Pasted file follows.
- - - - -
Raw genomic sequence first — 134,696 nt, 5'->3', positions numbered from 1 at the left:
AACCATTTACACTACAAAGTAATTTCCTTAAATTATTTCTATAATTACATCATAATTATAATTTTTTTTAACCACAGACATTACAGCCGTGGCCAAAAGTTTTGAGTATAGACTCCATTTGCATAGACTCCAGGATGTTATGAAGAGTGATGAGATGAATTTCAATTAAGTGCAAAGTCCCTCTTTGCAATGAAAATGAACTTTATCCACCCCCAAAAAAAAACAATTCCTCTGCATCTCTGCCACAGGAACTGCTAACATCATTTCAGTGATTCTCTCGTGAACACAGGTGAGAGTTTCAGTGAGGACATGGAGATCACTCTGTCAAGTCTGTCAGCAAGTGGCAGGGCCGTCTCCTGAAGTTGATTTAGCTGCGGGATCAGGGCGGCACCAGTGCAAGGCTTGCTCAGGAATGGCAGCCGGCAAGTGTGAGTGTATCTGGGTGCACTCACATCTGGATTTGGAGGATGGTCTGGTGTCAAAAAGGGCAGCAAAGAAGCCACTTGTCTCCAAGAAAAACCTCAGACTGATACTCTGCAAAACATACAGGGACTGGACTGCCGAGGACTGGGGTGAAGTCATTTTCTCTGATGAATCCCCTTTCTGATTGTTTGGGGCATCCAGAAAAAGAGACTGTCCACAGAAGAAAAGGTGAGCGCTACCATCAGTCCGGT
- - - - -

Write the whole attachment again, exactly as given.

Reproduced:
Raw genomic sequence first — 134,696 nt, 5'->3', positions numbered from 1 at the left:
AACCATTTACACTACAAAGTAATTTCCTTAAATTATTTCTATAATTACATCATAATTATAATTTTTTTTAACCACAGACATTACAGCCGTGGCCAAAAGTTTTGAGTATAGACTCCATTTGCATAGACTCCAGGATGTTATGAAGAGTGATGAGATGAATTTCAATTAAGTGCAAAGTCCCTCTTTGCAATGAAAATGAACTTTATCCACCCCCAAAAAAAAACAATTCCTCTGCATCTCTGCCACAGGAACTGCTAACATCATTTCAGTGATTCTCTCGTGAACACAGGTGAGAGTTTCAGTGAGGACATGGAGATCACTCTGTCAAGTCTGTCAGCAAGTGGCAGGGCCGTCTCCTGAAGTTGATTTAGCTGCGGGATCAGGGCGGCACCAGTGCAAGGCTTGCTCAGGAATGGCAGCCGGCAAGTGTGAGTGTATCTGGGTGCACTCACATCTGGATTTGGAGGATGGTCTGGTGTCAAAAAGGGCAGCAAAGAAGCCACTTGTCTCCAAGAAAAACCTCAGACTGATACTCTGCAAAACATACAGGGACTGGACTGCCGAGGACTGGGGTGAAGTCATTTTCTCTGATGAATCCCCTTTCTGATTGTTTGGGGCATCCAGAAAAAGAGACTGTCCACAGAAGAAAAGGTGAGCGCTACCATCAGTCCGGT